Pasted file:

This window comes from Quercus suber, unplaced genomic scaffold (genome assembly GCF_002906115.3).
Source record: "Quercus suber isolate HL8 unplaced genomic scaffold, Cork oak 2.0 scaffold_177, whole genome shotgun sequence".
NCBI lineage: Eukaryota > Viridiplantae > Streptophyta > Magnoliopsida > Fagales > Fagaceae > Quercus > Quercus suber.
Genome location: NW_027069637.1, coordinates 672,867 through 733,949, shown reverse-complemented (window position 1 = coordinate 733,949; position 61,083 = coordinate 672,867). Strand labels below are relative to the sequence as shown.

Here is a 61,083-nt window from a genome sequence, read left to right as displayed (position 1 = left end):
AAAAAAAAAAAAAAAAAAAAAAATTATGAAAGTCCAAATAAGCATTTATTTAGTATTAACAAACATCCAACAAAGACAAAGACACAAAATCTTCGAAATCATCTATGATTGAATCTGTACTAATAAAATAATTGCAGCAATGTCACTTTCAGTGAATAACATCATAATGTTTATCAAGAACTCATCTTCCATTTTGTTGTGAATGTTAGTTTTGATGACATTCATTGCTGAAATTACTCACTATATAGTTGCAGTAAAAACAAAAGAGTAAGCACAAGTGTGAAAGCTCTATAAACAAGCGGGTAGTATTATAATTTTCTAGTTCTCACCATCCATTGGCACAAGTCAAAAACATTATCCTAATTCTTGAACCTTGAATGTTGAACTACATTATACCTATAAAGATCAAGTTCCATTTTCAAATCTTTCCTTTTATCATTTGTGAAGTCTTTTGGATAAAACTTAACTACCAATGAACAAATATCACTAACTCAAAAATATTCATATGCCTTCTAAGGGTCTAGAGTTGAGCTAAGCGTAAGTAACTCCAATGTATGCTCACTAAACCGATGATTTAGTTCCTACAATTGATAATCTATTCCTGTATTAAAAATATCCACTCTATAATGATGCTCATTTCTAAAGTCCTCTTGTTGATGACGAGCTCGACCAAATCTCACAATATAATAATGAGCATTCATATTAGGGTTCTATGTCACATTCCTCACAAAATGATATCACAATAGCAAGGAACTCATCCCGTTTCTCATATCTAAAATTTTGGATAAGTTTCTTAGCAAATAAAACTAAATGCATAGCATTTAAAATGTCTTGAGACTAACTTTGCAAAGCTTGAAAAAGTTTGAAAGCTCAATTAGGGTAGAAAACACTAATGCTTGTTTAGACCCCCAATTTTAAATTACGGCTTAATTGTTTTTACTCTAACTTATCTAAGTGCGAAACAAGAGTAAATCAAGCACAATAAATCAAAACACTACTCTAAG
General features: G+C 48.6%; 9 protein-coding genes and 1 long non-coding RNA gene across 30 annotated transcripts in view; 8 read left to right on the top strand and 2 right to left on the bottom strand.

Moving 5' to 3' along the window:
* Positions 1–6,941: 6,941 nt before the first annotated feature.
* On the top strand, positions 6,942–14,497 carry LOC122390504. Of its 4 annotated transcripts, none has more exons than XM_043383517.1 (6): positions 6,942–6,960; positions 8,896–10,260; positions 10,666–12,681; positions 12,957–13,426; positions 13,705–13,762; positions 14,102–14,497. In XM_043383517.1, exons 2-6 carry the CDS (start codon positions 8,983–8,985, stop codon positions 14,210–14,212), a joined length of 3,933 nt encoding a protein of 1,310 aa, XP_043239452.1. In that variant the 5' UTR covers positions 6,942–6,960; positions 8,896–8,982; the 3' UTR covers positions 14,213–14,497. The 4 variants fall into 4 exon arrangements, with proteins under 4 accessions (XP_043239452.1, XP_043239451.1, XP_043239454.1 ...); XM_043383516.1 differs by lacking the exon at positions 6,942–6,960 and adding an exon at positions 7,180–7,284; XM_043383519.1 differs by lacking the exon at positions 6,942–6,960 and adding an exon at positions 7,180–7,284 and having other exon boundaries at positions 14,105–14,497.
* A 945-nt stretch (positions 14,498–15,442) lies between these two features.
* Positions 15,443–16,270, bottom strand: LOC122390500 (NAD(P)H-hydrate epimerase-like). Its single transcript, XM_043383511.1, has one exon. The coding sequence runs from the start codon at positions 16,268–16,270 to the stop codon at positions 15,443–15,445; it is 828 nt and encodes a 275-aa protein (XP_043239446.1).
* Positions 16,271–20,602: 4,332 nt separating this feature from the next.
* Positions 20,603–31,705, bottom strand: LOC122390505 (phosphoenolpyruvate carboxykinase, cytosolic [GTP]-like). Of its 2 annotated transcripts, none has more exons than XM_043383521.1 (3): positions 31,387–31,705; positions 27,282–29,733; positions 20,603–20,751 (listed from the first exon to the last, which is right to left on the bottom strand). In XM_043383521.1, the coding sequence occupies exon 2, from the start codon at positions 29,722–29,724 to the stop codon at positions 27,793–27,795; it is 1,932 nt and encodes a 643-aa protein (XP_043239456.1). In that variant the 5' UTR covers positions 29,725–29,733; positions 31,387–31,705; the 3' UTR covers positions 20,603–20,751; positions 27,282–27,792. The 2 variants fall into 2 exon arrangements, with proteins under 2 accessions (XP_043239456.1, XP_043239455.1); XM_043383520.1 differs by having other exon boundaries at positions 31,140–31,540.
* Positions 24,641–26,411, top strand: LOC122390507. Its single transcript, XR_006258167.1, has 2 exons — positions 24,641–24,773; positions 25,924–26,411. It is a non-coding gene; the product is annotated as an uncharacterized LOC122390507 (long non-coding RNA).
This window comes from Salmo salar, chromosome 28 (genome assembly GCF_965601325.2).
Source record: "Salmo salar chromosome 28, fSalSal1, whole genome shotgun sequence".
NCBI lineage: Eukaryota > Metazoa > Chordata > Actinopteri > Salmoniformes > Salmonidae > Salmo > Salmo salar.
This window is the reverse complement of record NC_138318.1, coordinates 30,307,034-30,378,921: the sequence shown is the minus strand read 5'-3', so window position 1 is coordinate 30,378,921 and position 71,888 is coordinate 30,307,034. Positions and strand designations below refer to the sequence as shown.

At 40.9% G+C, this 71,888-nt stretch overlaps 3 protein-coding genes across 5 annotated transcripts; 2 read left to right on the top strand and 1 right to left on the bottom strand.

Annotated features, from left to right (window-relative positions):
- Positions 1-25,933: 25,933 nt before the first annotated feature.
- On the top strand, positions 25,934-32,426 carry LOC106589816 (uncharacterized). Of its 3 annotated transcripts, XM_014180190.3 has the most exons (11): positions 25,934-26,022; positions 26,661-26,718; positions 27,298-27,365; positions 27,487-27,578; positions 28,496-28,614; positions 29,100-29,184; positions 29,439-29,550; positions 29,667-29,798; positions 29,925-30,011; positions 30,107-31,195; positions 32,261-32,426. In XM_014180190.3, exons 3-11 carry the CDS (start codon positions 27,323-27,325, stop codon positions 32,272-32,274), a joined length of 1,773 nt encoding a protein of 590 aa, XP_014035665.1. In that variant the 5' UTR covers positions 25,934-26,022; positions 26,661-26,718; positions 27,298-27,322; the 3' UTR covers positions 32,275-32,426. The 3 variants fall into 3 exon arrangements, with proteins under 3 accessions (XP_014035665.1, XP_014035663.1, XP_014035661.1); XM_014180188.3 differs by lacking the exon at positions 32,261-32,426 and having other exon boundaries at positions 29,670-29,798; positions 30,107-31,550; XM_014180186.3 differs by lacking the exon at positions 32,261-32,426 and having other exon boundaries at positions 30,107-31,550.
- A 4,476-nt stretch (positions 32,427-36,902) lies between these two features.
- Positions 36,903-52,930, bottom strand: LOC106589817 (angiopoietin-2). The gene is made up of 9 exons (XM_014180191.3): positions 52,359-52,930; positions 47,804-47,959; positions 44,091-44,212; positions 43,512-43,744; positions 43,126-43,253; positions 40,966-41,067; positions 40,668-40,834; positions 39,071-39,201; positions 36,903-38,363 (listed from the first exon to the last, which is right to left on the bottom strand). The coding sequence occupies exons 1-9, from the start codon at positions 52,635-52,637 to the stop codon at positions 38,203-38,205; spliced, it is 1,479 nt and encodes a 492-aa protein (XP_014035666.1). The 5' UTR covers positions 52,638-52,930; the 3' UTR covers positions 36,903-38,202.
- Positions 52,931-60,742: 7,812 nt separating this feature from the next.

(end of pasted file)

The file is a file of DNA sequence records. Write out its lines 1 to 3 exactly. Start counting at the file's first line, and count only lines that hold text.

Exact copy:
This window comes from Quercus suber, unplaced genomic scaffold (genome assembly GCF_002906115.3).
Source record: "Quercus suber isolate HL8 unplaced genomic scaffold, Cork oak 2.0 scaffold_177, whole genome shotgun sequence".
NCBI lineage: Eukaryota > Viridiplantae > Streptophyta > Magnoliopsida > Fagales > Fagaceae > Quercus > Quercus suber.